T1 will be the type holding the property or field of which we want the meta information. In our example this would be the Beer class. The lambda will be returning value of type System.Object. Methods will need a slightly different type definition, more on this one later. For now let us focus on retrieving the meta data for properties and fields.

 1: Expression<Func<Beer, object>> expression = b => b.Description;

For the given expression we are only interested in a so called MemberExpression. This represents a field or property. To get this member expression (if there is one) we first need to check the node type. If this is of value ExpressionType.MemberAccess, we have one and can cast the body of the expression into a MemberExpression type. If the value of the node type is ExpressionType.Convert, we have to take some additional steps. We first have to cast the body to a UnaryExpression type. This is a operation with only one parameter, the operand. We can then cast the operand of the unary expression to a MemberExpression type. All other values means that we are not dealing with a member expression. All this information results in the following code:

 1: Expression<Func<Beer, object>> expression = b => b.Description;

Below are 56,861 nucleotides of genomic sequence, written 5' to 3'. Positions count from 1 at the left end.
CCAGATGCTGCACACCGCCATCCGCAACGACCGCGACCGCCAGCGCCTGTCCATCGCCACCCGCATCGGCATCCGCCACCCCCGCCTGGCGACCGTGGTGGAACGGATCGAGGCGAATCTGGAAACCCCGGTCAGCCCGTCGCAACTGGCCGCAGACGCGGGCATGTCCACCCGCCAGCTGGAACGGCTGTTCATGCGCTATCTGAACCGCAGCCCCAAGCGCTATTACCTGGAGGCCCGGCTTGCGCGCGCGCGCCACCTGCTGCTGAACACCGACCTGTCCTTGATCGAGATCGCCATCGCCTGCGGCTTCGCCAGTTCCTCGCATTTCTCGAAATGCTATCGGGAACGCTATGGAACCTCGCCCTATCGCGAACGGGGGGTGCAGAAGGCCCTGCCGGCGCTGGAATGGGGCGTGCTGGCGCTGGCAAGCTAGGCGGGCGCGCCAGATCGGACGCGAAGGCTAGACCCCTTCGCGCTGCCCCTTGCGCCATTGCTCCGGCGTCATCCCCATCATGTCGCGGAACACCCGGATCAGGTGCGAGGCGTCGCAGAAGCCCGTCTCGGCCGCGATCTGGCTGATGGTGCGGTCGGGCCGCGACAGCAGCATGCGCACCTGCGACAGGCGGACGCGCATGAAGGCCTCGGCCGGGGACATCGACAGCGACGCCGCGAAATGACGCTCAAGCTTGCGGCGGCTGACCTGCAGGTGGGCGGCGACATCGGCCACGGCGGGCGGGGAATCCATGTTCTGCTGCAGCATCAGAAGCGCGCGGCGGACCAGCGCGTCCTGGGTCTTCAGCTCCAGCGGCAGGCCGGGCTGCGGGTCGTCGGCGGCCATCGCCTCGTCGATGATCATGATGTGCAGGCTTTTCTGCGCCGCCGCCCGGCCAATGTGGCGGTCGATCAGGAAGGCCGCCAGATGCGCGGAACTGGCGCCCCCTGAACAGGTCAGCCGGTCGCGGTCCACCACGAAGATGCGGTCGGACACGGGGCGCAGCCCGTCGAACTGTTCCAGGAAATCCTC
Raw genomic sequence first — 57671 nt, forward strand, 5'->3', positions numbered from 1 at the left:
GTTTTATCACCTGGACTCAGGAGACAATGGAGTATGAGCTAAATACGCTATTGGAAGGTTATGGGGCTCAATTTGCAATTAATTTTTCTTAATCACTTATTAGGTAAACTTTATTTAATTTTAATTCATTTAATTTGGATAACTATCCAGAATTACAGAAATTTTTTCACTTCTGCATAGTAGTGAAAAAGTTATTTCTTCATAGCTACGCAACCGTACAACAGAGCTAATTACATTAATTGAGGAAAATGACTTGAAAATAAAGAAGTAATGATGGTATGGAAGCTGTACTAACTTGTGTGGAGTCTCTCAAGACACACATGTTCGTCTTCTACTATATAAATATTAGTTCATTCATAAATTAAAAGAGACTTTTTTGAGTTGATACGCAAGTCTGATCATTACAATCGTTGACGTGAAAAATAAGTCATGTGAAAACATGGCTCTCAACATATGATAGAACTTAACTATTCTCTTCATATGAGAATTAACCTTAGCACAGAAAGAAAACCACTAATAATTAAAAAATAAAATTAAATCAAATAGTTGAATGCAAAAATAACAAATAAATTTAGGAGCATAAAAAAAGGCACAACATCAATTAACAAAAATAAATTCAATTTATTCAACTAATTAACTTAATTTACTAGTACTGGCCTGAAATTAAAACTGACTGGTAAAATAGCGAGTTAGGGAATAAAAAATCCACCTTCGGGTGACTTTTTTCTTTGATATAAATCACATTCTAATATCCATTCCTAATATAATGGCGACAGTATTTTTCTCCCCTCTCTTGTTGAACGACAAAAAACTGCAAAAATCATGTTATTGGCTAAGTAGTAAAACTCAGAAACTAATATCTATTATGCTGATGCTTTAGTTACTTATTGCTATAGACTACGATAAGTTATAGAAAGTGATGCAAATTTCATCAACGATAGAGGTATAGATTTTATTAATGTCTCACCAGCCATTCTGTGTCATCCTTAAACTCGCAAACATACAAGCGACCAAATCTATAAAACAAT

2:  
 3: MemberExpression memberExpression = null;
 4: if (expression.Body.NodeType == ExpressionType.Convert)
 5: {
 6:     var body = (UnaryExpression)expression.Body;
 7:     memberExpression = body.Operand as MemberExpression;
 8: }
 9: else if (expression.Body.NodeType == ExpressionType.MemberAccess)
 10: {
 11:     memberExpression = expression.Body as MemberExpression;
 12: }
 13:  
 14: //runtime exception if not a member
 15: if (memberExpression == null)
 16:     throw new ArgumentException("Not a property or field", "expression");

The last step is the most simple one. The MemberExpression type holds a property Member which is of type MemberInfo, which is a abstract base class for providing access to member meta information. So cast this type to a PropertyInfo type and we're done. We have access to all the meta information of the property Description. We have done static reflection.

 1: var property = memberExpression.Member as PropertyInfo;

In case of a field we cast to a FieldInfo type.

 1: var field = memberExpression.Member as FieldInfo;

To get the method meta data we have to take a slightly different approach. First off al we can’t use the expression tree type definition used before. We have to define a more generic one for this. We can do this by using the Action<T1> delegate, this defines a method without parameters and without a return value. Again T1 will be the type holding the method from which we want the meta data.

 1: Expression<Action<T1>>
 2:  
 3: Expression<Action<Beer>> expression = b => b.Drink();